8. 8. Sieve-tube members: Food onducting Cells <ul><li>Phloem </li></ul><ul><li>Cells of the phloem are alive when they do their job, unlike those of the xylem. </li></ul><ul><li>The characteristic cell of the phloem is the sieve tube member . </li></ul><ul><li>Cells of the phloem are arranged end-to-end and form long sieve tubes, which transport carbohydrates and other materials. </li></ul>
  9. 9. <ul><li>The plasmodesmata in sieve tube members enlarge as they mature, resulting in end walls that look like sieves. </li></ul><ul><li>At functional maturity, a sieve tube is filled with sieve tube sap (water, sugars, and other solutes). </li></ul><ul><li>The sieve tube members have adjacent companion cells. </li></ul><ul><li>Companion cells retain all their organelles and may regulate the performance of and support the sieve tube members. </li></ul>
  10. 10. Plant Tissues <ul><li>A tissue is an organization of cells that work together as a functional unit. </li></ul><ul><li>Parenchyma cells make up parenchyma tissue, which is a simple tissue. </li></ul><ul><li>Xylem and phloem are complex tissues; they are composed of a number of different cell types. </li></ul><ul><li>Tissues are grouped into tissue systems that extend throughout the body of the plant to form the various organs of the plant. </li></ul><ul><li>There are three plant tissue systems: vascular, dermal, and ground. </li></ul>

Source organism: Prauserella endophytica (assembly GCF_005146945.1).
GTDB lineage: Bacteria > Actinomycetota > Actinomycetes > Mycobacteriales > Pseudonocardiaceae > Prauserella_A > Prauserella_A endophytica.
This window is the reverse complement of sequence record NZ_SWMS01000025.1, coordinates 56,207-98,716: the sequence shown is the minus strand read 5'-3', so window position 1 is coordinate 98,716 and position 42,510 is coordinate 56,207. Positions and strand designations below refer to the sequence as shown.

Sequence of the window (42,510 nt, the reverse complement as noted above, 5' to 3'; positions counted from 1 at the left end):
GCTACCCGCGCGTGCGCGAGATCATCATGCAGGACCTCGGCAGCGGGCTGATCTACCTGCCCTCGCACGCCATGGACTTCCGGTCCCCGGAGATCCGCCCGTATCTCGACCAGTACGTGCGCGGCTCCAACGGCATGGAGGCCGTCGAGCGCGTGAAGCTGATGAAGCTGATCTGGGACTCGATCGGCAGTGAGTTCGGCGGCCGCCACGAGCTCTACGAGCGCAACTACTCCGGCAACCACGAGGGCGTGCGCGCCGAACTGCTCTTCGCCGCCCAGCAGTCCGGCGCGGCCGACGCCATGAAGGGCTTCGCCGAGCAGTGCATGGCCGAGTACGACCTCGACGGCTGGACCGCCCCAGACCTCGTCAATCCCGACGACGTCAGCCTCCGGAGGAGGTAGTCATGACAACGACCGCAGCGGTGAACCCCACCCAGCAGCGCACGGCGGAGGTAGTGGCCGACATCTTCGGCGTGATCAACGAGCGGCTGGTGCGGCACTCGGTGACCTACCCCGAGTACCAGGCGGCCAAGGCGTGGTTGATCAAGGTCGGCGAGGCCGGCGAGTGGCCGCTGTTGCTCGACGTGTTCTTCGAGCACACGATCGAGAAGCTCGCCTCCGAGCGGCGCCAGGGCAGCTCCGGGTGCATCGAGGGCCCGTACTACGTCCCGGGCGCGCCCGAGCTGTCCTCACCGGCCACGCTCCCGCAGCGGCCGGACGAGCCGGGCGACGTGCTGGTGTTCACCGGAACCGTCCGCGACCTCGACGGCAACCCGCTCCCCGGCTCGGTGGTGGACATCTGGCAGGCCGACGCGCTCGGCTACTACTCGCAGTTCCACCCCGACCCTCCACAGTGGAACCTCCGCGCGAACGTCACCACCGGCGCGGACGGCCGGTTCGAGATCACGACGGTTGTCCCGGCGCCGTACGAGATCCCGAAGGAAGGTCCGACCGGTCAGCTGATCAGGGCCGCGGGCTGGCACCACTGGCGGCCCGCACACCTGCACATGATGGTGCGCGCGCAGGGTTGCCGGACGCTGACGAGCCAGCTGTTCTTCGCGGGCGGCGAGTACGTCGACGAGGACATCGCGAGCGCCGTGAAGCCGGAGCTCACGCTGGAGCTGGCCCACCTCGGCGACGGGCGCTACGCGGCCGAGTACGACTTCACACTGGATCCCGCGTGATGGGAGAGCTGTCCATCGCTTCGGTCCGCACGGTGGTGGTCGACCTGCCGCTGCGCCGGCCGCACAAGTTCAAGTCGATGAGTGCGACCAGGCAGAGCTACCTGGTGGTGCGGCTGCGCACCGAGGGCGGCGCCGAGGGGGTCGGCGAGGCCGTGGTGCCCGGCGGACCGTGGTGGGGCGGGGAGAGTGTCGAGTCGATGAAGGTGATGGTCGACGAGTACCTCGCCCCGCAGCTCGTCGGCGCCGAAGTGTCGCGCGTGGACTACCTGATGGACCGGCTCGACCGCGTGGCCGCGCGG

11. 11. Plant Tissues
  12. 12. THREE TISSUE SYSTEMS IN PLANT <ul><li>Vascular Tissue </li></ul><ul><li>The vascular tissue system includes the xylem and phloem ; it is the conductive or “plumbing” system of the plant. </li></ul><ul><li>The phloem transports carbohydrates from sites of production (sources such as leaves) to sites of utilization for energy or where it is being stored (sinks) elsewhere in the plant. </li></ul>
  13. 13. Vascular Tissue <ul><li>The xylem distributes water and mineral ions taken up by the roots to the stem and leaves . </li></ul>
  14. 14. Dermal Tissue <ul><li>The dermal tissue system is the outer covering of the plant . </li></ul><ul><li>All parts of the young plant body are covered by an epidermis, which is a single layer or multiple layers of cells. </li></ul><ul><li>The epidermis contains epidermal cells and other specialized cells such as guard cells. </li></ul><ul><li>The shoot epidermis secretes a layer of wax-covered cutin, the cuticle, which helps retard water loss from stems and leaves. </li></ul>
  15. 15. Ground Tissue <ul><li>The ground tissue system makes up the rest of a plant and consists primarily of parenchyma tissue. </li></ul><ul><li>Ground tissue functions primarily in storage, support, photosynthesis, and the production of defensive and attractant substances (oils and toxins). </li></ul>